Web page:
Should I donate breastmilk to Haiti?
January 30, 2010 9:29 AM   Subscribe

Should I donate breastmilk to Haiti?

I'm the mother of a 15-month-old who breastfeeds at night and in the morning and takes ~2 ounces of expressed breastmilk at daycare M-Th. I pump ~8 ounces once during the day. F-Su he breastfeeds during the day once, if at all. I have an ample supply, without a doubt.

In terms of other nutrition for the baby, he eats solid food like a champ and also will drink cow's milk.

However, I have over 200 ounces of expressed breastmilk in my deep freezer. They date back to late October. They're in 5 ounce breastmilk-specific baggies. My freezer's almost bursting at the seams right now.

I only use the frozen stuff to make 2 2.5 ounce bottles for Monday and Tuesday daycare. I MAY need to go on a few business trips this year and his dad will need some frozen milk to put him down to bed, although I'm sure that he would go down to bed with cow's milk just as easily.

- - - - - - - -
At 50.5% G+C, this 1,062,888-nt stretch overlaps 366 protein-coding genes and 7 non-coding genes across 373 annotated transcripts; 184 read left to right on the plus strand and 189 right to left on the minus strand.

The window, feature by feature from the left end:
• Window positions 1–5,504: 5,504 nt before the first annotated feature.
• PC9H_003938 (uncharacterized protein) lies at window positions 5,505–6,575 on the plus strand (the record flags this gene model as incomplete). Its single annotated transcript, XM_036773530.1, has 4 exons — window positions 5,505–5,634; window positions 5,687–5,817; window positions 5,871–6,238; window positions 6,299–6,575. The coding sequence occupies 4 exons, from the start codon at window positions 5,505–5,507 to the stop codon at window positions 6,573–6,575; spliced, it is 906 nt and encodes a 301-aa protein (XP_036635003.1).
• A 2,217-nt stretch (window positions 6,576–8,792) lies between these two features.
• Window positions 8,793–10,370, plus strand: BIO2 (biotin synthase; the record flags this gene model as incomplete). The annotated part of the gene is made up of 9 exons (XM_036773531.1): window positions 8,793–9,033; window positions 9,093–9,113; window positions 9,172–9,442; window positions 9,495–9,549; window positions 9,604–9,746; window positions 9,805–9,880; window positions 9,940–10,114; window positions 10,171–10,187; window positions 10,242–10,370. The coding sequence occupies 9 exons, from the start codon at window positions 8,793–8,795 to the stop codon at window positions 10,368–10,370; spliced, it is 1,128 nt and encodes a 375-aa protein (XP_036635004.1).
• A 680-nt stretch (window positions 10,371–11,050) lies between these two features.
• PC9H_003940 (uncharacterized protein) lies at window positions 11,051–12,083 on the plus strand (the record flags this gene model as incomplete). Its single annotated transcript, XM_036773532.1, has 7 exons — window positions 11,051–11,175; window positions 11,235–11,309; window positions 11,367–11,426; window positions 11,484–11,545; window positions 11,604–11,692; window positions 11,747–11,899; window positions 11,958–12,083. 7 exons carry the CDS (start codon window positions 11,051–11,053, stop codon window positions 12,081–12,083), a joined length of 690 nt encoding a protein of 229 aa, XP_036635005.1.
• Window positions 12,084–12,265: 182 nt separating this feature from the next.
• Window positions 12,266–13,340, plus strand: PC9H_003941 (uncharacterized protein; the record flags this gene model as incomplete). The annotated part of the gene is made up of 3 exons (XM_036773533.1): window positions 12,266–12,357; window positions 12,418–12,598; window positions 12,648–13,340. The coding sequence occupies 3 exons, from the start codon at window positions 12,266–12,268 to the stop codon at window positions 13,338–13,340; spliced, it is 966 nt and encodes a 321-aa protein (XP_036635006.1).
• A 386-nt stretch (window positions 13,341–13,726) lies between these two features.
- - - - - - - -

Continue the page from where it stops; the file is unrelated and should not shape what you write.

So what's stopping me from figuring out how to get this milk to Haiti, where apparently neo-natal babies need it?

Well, there seems to be some debate about if breastmilk is actually needed. Also, I'm concerned about the organizations running the breastmilk donations. I really get annoyed with boob nazis that make mothers feel like failures and that breastfeeding has a causal relationship with all sorts of positive outcomes, while I know that these claims are often invalidated when one takes socioeconomic status into account.